HAVE you been handed a pair of flip-flops to save you from your high heels on a recent night out in Cork city?
Or have you been given a bottle of water or had a friendly chat with someone wearing a jacket with the words ‘Street Pastor’ written on the back?
If so, you are one of hundreds of people helped by the voluntary group of Street Pastors working on Cork’s streets on a Saturday night.
Since July, Street Pastors can be seen on the thoroughfares of Cork, helping anyone who appears in trouble or trying to diffuse aggressive situations.
For women finding it difficult to make their way home on high heels, Street Pastors have a ready supply of flip-flops in their knapsack.
And for anyone who has had too much to drink on their night out, the Street Pastors have bottles of water to hand out too.
In situations where volunteers come across people in a distressed mental state, they hand out cards with a series of helpline numbers which include The Samaritans, the Cork Sexual Violence Centre, Arbour House addiction services and HSE South and North Lee mental health services.
Co-ordinator of the Cork Street Pastors, David Hoey, said that on one occasion, volunteers diffused an aggressive situation by handing out lollipops among a group of people involved in a row.
He said there are currently 18 volunteers trained up as a Street Pastor for Cork. David said the group would ideally like to have up to 50 volunteers, to help those who run into any difficulties while socialising in Cork city centre.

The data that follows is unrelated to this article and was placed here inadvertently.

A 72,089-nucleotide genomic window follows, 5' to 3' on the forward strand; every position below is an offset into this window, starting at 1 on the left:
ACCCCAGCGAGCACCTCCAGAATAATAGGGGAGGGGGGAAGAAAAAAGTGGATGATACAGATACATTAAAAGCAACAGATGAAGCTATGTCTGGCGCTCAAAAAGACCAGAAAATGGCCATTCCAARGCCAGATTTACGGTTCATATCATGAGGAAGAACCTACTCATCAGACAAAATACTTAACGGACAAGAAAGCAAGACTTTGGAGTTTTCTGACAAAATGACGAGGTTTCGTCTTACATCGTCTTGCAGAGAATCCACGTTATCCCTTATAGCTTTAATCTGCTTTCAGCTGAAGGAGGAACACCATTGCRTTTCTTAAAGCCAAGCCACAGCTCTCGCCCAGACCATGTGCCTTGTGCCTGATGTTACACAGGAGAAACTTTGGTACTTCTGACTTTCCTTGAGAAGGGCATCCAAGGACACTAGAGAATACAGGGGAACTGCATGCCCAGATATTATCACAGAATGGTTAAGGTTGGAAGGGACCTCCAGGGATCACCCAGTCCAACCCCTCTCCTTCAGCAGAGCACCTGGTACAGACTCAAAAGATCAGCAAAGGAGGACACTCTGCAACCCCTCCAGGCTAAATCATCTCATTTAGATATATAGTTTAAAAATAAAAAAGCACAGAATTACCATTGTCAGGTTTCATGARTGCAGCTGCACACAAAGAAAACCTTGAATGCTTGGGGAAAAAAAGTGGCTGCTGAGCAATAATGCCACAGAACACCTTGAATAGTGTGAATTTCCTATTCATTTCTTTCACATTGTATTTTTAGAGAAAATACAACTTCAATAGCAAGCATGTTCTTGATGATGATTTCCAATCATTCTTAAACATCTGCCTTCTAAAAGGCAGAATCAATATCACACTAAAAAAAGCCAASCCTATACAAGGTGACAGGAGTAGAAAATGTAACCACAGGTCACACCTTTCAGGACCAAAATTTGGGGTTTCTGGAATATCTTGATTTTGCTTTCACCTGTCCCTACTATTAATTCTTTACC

He said: “We patrol the areas of Washington Street and Oliver Plunkett Street and we talk to people as we go along.”
To become a street pastor, applicants must:
be part of a local church,
be vetted under the garda vetting system,
be over 18 years of age,
commit to at least 12 months of service, which will mean volunteering for at least one weekend in four,
The Street Pastors organisation is under the remit of the Ascension Trust in the UK.
In July, the head of the organisation in Britain, Rev Les Isaac, came to Cork to launch the initiative here.
His work with the organisation in the UK earned him a OBE from Queen Elizabeth II earlier this year.
But the work of the organisation is only just beginning to become known in Cork.
Despite being linked to the Christian churches, David said that Street Pastors are asked not to distribute religious tracts or to preach or judge during their street shifts.
Anyone who wishes to become a Street Pastor volunteer can contact David Hoey on 086-2324484 for details.